Changes add up in accounting

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SFBW convened some of the region’s top accounting firm members to discuss industry trends and new ways of helping clients. Myriad consulting services and the use of technology, such as artificial intelligence, are propelling change in the field—and helping clients be more efficient and profitable.

The roundtable was held at the Fort Lauderdale office of CenterState Bank and moderated by SFBW Editor-in-Chief Kevin Gale. Here are edited highlights of the conversation.

The panelists

Stewart L. Appelrouth, co-founder and partner, Appelrouth & Farah & Co.

• Louis Balbirer, taxes services principal and technology industry group leader, Kaufman Rossin.

• Edward N. Cooper, director in charge of tax services, Berkowitz Pollack Brant.

• Joey Epstein, principal and South Florida business development leader, MBAF.

• Mark Giallonardo, tax services principal, Cherry Bekaert.

• Barry Gould, South Florida partner in charge, EisnerAmper.

• Teri M. Kaye, partner in charge, Daskzal Bolton’s Fort Lauderdale area office.

• Jose Lamela Jr., partner, Crowe.

• Thomas J. Longman, CEO of Longman WealthCare Management.

• Kimberly A. Randolph, managing director and tax practice leader, Boca Raton, CBIZ.

• Irene Salum, director, Fuoco Group.

• Michael Torres, partner and founding member, PAAST.


Consulting is the growth engine

Salum: Audits and taxes? Anybody can do it. It has become a commodity. I don’t have clients coming in and saying, “I really want that audit done.” It’s about giving more value: “The business hasn’t grown for five years—how can you help us?” Clients are looking for intelligence and experience to give ideas. They might say, “How do I pay less in taxes?” They want us as a partner.

Gould: We have spent a ton of time focusing on the consulting side of the practice. We have brought in and hired other nontraditional hires to offer cybersecurity solutions, outsourcing, and we have a very large automation program group. Everyone is using technology to make mundane processes faster and more effective. 

Cooper: We are looking at implementing a lot of technology opportunities for people to run their business better. Clients are sometimes looking to outsource bookkeeping, the whole accounting process, or CFO functions.

Longman: About 20 years ago, I had enough of audit. I had a vision and decided to make an area of expertise in qualified pension plans. The tax law was a perfect fit for us. A lot of clients want to put away money for retirement. I hang out with actuaries and large third-party administrators every day.

Lamela: One of the reasons we opened up the Miami office five years ago is, we get a lot of referrals from our national network. And a lot of times, it’s foreign companies or high net worth individuals, sets of companies, that want to come into United States. We are introducing them to banks, because, when they come in, they have no banking relationship. They want to make an acquisition of a business, so we’re introducing them to advisory people to help them identify potential businesses that they can buy. They also don’t know any insurance agents. We are kind of like the relationship person who introduces them to all of these different players in the community.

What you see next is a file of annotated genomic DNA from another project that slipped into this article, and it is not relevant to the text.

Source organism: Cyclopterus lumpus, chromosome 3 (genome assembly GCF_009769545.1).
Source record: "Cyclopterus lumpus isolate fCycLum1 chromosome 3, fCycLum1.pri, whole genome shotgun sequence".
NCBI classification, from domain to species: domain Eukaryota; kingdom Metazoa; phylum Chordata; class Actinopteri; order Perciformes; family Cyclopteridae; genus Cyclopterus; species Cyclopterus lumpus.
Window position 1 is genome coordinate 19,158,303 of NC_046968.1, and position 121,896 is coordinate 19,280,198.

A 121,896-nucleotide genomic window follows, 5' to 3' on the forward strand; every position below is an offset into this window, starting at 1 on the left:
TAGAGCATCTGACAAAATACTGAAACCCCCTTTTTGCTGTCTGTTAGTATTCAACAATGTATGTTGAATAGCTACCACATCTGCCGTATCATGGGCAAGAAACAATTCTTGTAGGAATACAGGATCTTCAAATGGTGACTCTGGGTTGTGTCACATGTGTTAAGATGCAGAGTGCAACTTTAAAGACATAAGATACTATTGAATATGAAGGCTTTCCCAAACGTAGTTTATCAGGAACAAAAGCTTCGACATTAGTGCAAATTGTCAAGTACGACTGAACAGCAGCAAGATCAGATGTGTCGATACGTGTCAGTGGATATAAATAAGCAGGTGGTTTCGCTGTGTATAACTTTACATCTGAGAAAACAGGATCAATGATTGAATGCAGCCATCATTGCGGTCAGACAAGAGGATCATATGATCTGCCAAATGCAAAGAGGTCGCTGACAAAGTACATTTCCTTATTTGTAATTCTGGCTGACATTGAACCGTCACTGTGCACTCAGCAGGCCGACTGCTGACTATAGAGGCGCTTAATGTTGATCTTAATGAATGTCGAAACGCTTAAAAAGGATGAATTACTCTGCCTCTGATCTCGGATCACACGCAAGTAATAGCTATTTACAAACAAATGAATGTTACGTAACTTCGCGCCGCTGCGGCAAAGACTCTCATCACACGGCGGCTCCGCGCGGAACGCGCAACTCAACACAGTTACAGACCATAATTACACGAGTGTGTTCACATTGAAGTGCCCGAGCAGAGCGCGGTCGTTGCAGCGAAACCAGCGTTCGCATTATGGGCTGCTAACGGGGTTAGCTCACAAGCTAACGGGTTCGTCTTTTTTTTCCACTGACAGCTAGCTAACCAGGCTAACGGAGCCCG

Appelrouth: Consultancy is the way to go in the future with artificial intelligence coming into play. The clients are looking for brain power. At our firm, we’re hiring more experienced people, diversified people from other areas that have business acumen. The clients are telling us to have diversified knowledge—knowledge of insurance, automation, computerization, just plain finance and health care to take care of everyone’s needs.

Giallonardo: We are really focusing on becoming more of a consultative practice, and we recognize, as compliance work becomes more of a commodity, we really are trying to drive costs out of that part of our practice. At the same time, we’ve made major investments on the consulting side. We have consultants that have the ability to do a lot of mergers and acquisitions valuation work. We made major investments in the IT side, so we have IT consulting services that we that we offer, and cybersecurity as well.

Kaye: Daszkal Bolton has always had the philosophy of offering advisory and consultancy, and obviously the industry trend is that way. Compliance is a must at this point. We have folks that have been business advisers in various specialized industries for years, and we continue that trend. Our most recent hire was somebody that has a medical and health care operations consultancy practice. So, we’re extending that to all of our health care clients.